Date of Paper/Work
Type of Paper/Work
Master of Arts in Nursing
Infants born very prematurely have a greatly increased risk of suffering permanent neurologic sequelae such as cerebral palsy (CP), a leading cause of physical disability in childhood (Doyle, Crowther, Middleton, Marrett, and Rouse, 2010; Stanley and Crowther, 2008). The risk of developing CP increases exponentially as gestational age at birth decreases (Ancel, Livinec, Larroque, et al., 2006). Observational studies conducted during the 1980s and 1990s found pre-term infants exposed in utero to magnesium sulfate (MgSo4) had decreased incidence of CP (Cahill, Stout, and Caughey, 2010). This paper compares data from several randomized trials as well as meta-analyses to determine whether a relationship exists between antenatal MgSo4 exposure and decreased incidence of CP.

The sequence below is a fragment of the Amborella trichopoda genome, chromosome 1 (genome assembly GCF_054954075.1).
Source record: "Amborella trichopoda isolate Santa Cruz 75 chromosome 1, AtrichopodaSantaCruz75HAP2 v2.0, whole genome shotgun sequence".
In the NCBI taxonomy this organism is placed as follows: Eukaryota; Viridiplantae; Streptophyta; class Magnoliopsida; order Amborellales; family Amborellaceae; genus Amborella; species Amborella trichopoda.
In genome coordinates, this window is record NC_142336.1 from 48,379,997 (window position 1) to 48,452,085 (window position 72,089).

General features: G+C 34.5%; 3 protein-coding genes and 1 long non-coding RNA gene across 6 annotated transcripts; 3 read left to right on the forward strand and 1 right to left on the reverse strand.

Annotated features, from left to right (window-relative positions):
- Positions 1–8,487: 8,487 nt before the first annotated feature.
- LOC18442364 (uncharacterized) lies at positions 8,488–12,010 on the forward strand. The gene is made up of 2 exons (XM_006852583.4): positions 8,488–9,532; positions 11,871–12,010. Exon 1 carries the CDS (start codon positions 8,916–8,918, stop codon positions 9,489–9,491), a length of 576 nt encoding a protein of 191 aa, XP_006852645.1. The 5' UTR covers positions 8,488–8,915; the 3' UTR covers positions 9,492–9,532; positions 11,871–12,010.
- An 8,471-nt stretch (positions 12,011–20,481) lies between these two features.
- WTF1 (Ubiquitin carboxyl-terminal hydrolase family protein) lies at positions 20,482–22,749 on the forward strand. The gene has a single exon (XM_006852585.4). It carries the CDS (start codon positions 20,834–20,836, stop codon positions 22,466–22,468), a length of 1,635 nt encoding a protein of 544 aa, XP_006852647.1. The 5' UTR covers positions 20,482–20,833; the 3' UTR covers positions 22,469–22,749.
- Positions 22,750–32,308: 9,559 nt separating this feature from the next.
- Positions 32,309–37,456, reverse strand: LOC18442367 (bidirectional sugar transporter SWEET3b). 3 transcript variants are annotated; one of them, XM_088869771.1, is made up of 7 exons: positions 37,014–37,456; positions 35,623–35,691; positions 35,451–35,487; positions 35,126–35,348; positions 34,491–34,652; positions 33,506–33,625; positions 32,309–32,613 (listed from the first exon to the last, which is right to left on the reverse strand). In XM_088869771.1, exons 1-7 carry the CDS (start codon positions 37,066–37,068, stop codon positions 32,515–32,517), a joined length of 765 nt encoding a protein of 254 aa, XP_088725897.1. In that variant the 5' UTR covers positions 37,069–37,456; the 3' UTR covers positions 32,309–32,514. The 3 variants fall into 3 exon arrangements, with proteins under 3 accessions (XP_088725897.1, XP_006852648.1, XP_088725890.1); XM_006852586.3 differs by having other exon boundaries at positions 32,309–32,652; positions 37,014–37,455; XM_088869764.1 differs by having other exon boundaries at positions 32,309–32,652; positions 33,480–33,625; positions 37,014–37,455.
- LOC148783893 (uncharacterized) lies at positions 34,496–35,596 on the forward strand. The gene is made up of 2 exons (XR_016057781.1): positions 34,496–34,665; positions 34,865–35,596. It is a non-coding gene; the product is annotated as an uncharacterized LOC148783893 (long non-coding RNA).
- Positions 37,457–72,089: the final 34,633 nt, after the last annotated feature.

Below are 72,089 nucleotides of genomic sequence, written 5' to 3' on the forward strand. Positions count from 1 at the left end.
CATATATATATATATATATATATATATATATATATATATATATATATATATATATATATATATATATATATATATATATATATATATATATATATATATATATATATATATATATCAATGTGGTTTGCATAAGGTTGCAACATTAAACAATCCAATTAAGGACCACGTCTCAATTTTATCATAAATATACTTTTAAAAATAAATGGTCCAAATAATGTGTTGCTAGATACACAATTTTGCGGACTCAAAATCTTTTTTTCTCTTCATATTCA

Neonatal Nurse Practitioner
Zlimen, Craig. (2011). Neuroprotective Effects of Antenatal Magnesium Sulfate in Very Premature and Extremely Premature Infants. Retrieved from Sophia, the St. Catherine University repository website: https://sophia.stkate.edu/ma_nursing/55